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The Prairie
     

The Prairie

3.7 13
by James Fenimore Cooper
 

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Fifth and last of the Leatherstocking Tales in terms of the story line. Third in terms of publication date. Historical novel set in 1804, first published in 1827. The other Leatherstocking Tales are Deerslayer, Last of the Mohicans, Pathfinder, and Pioneers. According to Wikipedia: "James Fenimore Cooper (September 15, 1789 - September 14, 1851) was a prolific and

Overview

Fifth and last of the Leatherstocking Tales in terms of the story line. Third in terms of publication date. Historical novel set in 1804, first published in 1827. The other Leatherstocking Tales are Deerslayer, Last of the Mohicans, Pathfinder, and Pioneers. According to Wikipedia: "James Fenimore Cooper (September 15, 1789 - September 14, 1851) was a prolific and popular American writer of the early 19th century. He is best remembered as a novelist who wrote numerous sea-stories and the historical novels known as the Leatherstocking Tales, featuring frontiersman Natty Bumppo. Among his most famous works is the Romantic novel The Last of the Mohicans, which many consider to be his masterpiece."

Product Details

ISBN-13:
9781775453765
Publisher:
The Floating Press
Publication date:
07/01/2011
Sold by:
Barnes & Noble
Format:
NOOK Book
File size:
642 KB

Meet the Author

Domhnall Martin Mitchell is Professor of Nineteenth-Century American Literature at the Norwegian University of Science and Technology, Trondheim.

Brief Biography

Date of Birth:
September 15, 1789
Date of Death:
September 14, 1851
Place of Birth:
Burlington, New Jersey
Place of Death:
Cooperstown, New York
Education:
Yale University (expelled in 1805)

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The Prairie 3.7 out of 5 based on 0 ratings. 13 reviews.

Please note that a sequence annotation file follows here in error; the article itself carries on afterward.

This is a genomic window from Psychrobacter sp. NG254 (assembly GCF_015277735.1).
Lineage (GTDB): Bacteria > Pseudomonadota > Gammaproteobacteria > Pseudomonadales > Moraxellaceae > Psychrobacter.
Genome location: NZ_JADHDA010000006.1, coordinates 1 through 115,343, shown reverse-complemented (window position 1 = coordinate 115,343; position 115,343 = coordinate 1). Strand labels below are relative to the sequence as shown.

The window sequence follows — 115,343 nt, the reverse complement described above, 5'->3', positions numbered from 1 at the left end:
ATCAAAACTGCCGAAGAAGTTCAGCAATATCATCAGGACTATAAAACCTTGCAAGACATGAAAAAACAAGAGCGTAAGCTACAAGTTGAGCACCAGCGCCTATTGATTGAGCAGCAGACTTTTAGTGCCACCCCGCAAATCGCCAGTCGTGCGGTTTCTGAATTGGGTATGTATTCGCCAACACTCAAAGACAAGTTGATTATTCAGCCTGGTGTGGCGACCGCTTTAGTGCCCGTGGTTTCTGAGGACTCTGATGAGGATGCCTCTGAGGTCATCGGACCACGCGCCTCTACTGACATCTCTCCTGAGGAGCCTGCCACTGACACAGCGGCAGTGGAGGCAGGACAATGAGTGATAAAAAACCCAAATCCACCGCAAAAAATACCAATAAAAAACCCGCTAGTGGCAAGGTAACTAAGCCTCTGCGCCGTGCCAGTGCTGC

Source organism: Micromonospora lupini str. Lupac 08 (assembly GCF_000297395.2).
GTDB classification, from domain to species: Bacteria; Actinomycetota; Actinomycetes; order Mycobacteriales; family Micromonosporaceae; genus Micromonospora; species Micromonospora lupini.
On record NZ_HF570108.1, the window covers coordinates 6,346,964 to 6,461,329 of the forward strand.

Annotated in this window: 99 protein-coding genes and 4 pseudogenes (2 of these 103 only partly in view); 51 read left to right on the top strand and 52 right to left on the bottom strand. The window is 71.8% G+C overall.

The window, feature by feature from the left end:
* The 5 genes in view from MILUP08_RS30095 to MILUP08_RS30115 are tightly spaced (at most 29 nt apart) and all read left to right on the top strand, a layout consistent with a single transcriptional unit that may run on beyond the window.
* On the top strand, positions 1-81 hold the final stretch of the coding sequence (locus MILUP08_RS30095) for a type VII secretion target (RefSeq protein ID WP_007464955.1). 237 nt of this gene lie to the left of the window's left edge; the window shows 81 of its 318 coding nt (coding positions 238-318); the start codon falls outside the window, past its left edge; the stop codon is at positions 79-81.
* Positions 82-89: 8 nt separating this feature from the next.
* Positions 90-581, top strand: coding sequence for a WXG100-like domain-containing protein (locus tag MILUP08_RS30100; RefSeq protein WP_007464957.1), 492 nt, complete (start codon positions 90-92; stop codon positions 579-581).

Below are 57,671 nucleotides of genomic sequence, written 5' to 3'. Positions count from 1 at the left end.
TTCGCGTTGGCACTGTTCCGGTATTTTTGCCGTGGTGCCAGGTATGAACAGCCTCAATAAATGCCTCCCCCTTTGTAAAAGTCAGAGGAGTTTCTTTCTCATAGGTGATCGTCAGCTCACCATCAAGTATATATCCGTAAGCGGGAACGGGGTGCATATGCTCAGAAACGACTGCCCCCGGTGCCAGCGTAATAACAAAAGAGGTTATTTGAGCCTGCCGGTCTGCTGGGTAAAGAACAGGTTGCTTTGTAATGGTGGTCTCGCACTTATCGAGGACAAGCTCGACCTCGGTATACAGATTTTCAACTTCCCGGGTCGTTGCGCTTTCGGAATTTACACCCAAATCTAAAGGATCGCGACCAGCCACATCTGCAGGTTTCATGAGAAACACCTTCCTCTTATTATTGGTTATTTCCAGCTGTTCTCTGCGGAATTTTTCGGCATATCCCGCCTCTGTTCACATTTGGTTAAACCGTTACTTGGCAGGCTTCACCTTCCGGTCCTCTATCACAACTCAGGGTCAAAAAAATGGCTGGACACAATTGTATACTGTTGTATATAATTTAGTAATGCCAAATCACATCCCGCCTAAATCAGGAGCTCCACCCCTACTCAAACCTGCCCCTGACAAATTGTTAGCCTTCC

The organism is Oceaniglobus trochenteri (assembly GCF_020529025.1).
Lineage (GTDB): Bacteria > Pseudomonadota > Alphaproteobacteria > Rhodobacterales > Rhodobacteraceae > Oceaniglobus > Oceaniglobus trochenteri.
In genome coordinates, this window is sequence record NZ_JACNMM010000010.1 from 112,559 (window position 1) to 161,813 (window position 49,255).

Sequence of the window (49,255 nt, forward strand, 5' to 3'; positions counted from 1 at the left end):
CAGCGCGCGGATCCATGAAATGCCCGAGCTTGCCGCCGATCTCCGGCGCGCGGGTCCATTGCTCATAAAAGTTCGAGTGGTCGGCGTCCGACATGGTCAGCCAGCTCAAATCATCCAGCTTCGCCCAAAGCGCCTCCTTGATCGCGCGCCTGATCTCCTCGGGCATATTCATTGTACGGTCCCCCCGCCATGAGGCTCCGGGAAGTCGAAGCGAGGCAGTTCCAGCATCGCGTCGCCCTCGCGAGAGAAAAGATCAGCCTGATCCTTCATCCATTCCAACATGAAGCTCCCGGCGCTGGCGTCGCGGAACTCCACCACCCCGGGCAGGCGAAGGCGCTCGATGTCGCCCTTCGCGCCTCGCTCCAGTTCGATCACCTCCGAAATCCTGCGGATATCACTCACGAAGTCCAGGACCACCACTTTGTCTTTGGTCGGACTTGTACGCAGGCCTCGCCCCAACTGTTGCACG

Guest More than 1 year ago
THE PRAIRIE begins in 1804, 500 miles west of the Mississippi River and ends there a year later. The land now belongs to the USA, after the purchase of Louisiana. Rogers and Clark are exploring farther north. *** Nathaniel 'Natty' Bumppo aka Hawkeye, Deerslayer, Pathfinder and other evolving names is 87 years old. He no longer thinks of himself as a hunter but a simple trapper of furs and hides. He runs afoul of a crude family led by Ishmael Bush, all rugged individualists like himelf. They are traveling with an eccentric medical doctor who is also a naturalist exploring new flora and fauna. They have kidnapped, without the doctor's knowledge, the beautiful daughter of the richest Creole in newly purchased Louisiana. Natty throws in as an ally of various parties: her army Captain fiance who is on her trail, a wandering bee trailer and a large band of benign Pawnees to see justice done. *** In the process of setting free two women unwillingly with the Bushes, Natty and others skirmish with thieving Sioux who set the prairie on fire to trap the rescuers and the two young women, including the refined niece of one of the rascally group. In the end, the paterfamilias of the Bush family squatters does rough frontier justice to all parties, including imposing a brutal death sentence on his wife's brother who had killed their eldest son. *** Read THE PRAIRIE for its description of an American west in which white men were still rare, and for the final months of Natty Bumppo, a haunting figure who catches much of the pioneering American spirit that made America America. The writing is vivid, memorable and the history of the frontier is of seminal importance. -OOO-
Guest More than 1 year ago
I actually enjoyed this more than The Last of the Mohicans, Cooper's most popular book. The Prairie tells a very interesting story, and no detail is too trivial to be excluded. Overall, although it certainly drifted into excess obscurity at times, in a larger scope The Prairie was an extemely rewarding read. It's worthy to note that the historical context of this book seems to be quite accurate.
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Anonymous More than 1 year ago
Is it any good?